Quviviq (daridorexant) is a prescription drug for treating insomnia (difficulty sleeping). The drug comes as a tablet. It’s usually taken once per day at bedtime.

Doctors prescribe Quviviq for adults who have trouble falling or staying asleep.

The active ingredient in Quviviq is daridorexant. (An active ingredient is what makes a drug work.) Quviviq belongs to a group of drugs called dual orexin receptor antagonists. It comes as a tablet that you swallow.

This article describes the dosages of Quviviq, as well as its strengths and how to take it. To learn more about Quviviq, see this in-depth article.

This section describes the usual dosages of Quviviq. Keep reading to learn more.

What is Quviviq’s form?

Quviviq comes as a tablet that you swallow.

What strengths does Quviviq come in?

Quviviq comes in two strengths: 25 milligrams (mg) and 50 mg.

What are the usual dosages of Quviviq?

Your doctor will likely start by prescribing a low dosage and adjust it over time to reach the right amount for you. They’ll ultimately prescribe the smallest dosage that provides the desired effect.

The information below describes dosages that are commonly prescribed or recommended. But be sure to follow the dosage your doctor prescribes for you. They’ll determine the best dosage to fit your needs.

Dosage for insomnia

Your doctor will prescribe the lowest dosage of Quviviq that effectively treats your insomnia (trouble sleeping). When you first start treatment, you’ll likely take 25 mg once per day, 30 minutes before bedtime. If this dosage doesn’t work well for you, your doctor may increase your prescription to 50 mg once per day.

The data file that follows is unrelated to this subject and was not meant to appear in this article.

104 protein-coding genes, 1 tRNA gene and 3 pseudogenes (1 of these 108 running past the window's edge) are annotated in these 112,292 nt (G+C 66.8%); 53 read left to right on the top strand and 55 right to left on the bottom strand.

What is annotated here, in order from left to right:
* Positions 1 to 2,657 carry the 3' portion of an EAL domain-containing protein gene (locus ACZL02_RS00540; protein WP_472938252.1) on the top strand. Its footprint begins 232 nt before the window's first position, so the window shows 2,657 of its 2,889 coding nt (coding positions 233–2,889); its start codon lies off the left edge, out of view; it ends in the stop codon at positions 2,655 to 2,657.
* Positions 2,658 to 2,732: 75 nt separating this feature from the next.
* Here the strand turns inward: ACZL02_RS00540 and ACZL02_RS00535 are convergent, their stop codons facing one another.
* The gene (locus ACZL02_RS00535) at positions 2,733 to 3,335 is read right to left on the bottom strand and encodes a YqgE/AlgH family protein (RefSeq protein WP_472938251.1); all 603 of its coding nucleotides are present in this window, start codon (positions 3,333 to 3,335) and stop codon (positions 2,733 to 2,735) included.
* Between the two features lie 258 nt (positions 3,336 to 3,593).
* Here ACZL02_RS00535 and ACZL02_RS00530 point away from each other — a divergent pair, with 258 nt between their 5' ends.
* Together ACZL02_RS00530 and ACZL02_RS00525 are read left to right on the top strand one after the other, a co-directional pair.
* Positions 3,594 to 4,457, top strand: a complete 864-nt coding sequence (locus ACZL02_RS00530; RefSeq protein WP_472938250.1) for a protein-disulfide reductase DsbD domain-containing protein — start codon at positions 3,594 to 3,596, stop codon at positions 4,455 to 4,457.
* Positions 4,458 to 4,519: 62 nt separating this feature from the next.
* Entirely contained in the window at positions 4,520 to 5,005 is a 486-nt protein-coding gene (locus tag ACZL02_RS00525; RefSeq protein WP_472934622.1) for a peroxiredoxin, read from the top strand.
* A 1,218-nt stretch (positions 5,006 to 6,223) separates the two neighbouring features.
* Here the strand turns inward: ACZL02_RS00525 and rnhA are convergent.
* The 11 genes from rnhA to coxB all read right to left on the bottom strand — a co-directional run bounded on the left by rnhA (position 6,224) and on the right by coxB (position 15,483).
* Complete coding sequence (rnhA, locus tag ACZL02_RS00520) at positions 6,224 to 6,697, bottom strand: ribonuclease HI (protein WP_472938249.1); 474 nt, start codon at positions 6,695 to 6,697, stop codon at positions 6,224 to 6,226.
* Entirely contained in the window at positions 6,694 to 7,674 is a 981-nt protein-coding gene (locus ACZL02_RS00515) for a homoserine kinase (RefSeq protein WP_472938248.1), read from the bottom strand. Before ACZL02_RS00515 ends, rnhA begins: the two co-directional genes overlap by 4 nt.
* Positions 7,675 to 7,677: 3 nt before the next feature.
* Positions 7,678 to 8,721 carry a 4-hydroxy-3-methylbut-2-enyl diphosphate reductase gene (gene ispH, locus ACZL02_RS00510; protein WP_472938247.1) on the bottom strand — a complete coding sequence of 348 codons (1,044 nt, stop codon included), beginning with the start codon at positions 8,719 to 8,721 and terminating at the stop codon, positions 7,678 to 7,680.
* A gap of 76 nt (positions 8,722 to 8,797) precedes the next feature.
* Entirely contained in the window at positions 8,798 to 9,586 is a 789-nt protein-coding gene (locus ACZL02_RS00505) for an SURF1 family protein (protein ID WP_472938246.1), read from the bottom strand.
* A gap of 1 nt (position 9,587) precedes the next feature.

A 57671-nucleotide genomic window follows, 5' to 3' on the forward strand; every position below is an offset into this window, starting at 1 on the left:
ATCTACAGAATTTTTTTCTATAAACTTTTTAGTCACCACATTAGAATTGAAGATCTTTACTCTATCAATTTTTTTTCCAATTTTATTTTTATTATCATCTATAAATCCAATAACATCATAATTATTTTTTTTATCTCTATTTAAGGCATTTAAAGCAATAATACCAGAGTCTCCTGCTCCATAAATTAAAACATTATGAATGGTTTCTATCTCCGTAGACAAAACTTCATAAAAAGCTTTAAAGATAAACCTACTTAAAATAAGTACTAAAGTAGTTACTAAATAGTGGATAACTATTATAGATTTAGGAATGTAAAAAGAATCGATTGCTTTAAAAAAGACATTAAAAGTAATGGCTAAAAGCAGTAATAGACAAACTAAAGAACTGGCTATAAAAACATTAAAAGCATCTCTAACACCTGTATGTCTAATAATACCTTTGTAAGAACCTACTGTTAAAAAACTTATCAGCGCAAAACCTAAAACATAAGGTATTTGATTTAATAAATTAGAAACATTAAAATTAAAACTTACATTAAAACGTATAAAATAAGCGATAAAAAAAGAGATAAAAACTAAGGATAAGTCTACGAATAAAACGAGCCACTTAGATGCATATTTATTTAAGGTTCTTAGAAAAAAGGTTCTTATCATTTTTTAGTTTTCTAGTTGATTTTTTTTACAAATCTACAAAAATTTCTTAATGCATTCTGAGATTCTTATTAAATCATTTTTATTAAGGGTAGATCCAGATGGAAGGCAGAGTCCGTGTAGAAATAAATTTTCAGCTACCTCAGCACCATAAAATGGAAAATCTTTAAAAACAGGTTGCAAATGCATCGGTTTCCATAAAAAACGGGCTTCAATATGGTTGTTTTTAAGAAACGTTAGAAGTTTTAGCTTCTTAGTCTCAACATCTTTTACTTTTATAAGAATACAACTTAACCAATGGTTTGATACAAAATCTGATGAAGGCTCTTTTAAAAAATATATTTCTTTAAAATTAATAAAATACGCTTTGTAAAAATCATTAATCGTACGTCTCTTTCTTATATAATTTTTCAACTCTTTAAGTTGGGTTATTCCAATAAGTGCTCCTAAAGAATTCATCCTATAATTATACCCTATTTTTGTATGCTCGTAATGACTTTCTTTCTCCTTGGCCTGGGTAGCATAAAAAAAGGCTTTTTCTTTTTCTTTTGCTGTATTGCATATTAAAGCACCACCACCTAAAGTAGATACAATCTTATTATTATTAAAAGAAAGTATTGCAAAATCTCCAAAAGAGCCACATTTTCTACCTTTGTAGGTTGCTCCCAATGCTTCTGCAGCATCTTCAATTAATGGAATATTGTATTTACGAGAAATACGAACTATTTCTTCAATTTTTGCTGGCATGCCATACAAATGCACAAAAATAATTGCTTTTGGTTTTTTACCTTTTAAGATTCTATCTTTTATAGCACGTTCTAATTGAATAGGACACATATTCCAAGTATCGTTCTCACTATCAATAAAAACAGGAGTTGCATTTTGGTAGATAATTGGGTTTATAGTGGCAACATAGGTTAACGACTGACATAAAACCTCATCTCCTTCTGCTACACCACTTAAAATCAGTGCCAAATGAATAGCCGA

Is Quviviq prescribed long term?

Yes, Quviviq is usually prescribed as a long-term treatment. If you and your doctor determine that it’s safe and effective for your condition, you’ll likely take it long term.

Dosage adjustments

If you have moderate liver disease, your doctor may limit your dosage of Quviviq to no more than 25 mg per day. If your liver disease is severe, your doctor will likely recommend a different medication for you.

The dosage of Quviviq you’re prescribed may depend on several factors. These include:

  • the severity of your insomnia (trouble sleeping)
  • the health of your liver (see “Dosage adjustments” above)

You’ll take Quviviq once per day, about 30 minutes before bedtime. Doctors recommend that you take Quviviq at least 7 hours before you plan on waking up.

Quviviq works best when taken on an empty stomach. If you take Quviviq with or shortly after a meal, the drug’s effect may be delayed. This means you may not fall asleep as quickly.